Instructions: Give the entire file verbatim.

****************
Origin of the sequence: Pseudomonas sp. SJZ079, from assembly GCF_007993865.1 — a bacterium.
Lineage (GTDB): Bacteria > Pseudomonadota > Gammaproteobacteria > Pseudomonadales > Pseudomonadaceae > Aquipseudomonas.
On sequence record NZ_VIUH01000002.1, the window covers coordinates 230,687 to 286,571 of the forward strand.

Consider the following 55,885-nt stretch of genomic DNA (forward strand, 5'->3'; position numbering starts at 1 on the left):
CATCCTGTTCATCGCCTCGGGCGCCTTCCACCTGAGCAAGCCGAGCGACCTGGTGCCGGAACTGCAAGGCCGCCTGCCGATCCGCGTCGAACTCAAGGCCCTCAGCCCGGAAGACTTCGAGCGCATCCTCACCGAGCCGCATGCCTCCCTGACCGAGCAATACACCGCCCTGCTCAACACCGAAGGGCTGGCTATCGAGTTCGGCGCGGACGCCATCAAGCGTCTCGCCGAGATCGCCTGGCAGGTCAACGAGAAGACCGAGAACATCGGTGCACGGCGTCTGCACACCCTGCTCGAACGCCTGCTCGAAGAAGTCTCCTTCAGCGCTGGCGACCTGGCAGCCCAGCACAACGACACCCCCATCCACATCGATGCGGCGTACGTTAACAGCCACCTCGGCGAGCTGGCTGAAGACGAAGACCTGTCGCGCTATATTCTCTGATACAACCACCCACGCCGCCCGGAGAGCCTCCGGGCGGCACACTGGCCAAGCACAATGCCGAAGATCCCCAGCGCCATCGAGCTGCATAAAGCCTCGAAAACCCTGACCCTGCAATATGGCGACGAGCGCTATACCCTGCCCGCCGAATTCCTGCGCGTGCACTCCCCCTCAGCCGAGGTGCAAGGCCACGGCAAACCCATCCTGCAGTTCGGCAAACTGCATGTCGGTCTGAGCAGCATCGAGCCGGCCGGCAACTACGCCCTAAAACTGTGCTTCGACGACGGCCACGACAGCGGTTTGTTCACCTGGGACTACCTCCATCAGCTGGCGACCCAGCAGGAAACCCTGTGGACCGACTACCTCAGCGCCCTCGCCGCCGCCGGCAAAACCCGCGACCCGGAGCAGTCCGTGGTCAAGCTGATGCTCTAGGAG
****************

Origin of the sequence: Pseudomonas sp. SJZ079, from assembly GCF_007993865.1 — a bacterium.
Lineage (GTDB): Bacteria > Pseudomonadota > Gammaproteobacteria > Pseudomonadales > Pseudomonadaceae > Aquipseudomonas.
On sequence record NZ_VIUH01000002.1, the window covers coordinates 230,687 to 286,571 of the forward strand.

Consider the following 55,885-nt stretch of genomic DNA (forward strand, 5'->3'; position numbering starts at 1 on the left):
CATCCTGTTCATCGCCTCGGGCGCCTTCCACCTGAGCAAGCCGAGCGACCTGGTGCCGGAACTGCAAGGCCGCCTGCCGATCCGCGTCGAACTCAAGGCCCTCAGCCCGGAAGACTTCGAGCGCATCCTCACCGAGCCGCATGCCTCCCTGACCGAGCAATACACCGCCCTGCTCAACACCGAAGGGCTGGCTATCGAGTTCGGCGCGGACGCCATCAAGCGTCTCGCCGAGATCGCCTGGCAGGTCAACGAGAAGACCGAGAACATCGGTGCACGGCGTCTGCACACCCTGCTCGAACGCCTGCTCGAAGAAGTCTCCTTCAGCGCTGGCGACCTGGCAGCCCAGCACAACGACACCCCCATCCACATCGATGCGGCGTACGTTAACAGCCACCTCGGCGAGCTGGCTGAAGACGAAGACCTGTCGCGCTATATTCTCTGATACAACCACCCACGCCGCCCGGAGAGCCTCCGGGCGGCACACTGGCCAAGCACAATGCCGAAGATCCCCAGCGCCATCGAGCTGCATAAAGCCTCGAAAACCCTGACCCTGCAATATGGCGACGAGCGCTATACCCTGCCCGCCGAATTCCTGCGCGTGCACTCCCCCTCAGCCGAGGTGCAAGGCCACGGCAAACCCATCCTGCAGTTCGGCAAACTGCATGTCGGTCTGAGCAGCATCGAGCCGGCCGGCAACTACGCCCTAAAACTGTGCTTCGACGACGGCCACGACAGCGGTTTGTTCACCTGGGACTACCTCCATCAGCTGGCGACCCAGCAGGAAACCCTGTGGACCGACTACCTCAGCGCCCTCGCCGCCGCCGGCAAAACCCGCGACCCGGAGCAGTCCGTGGTCAAGCTGATGCTCTAGGAG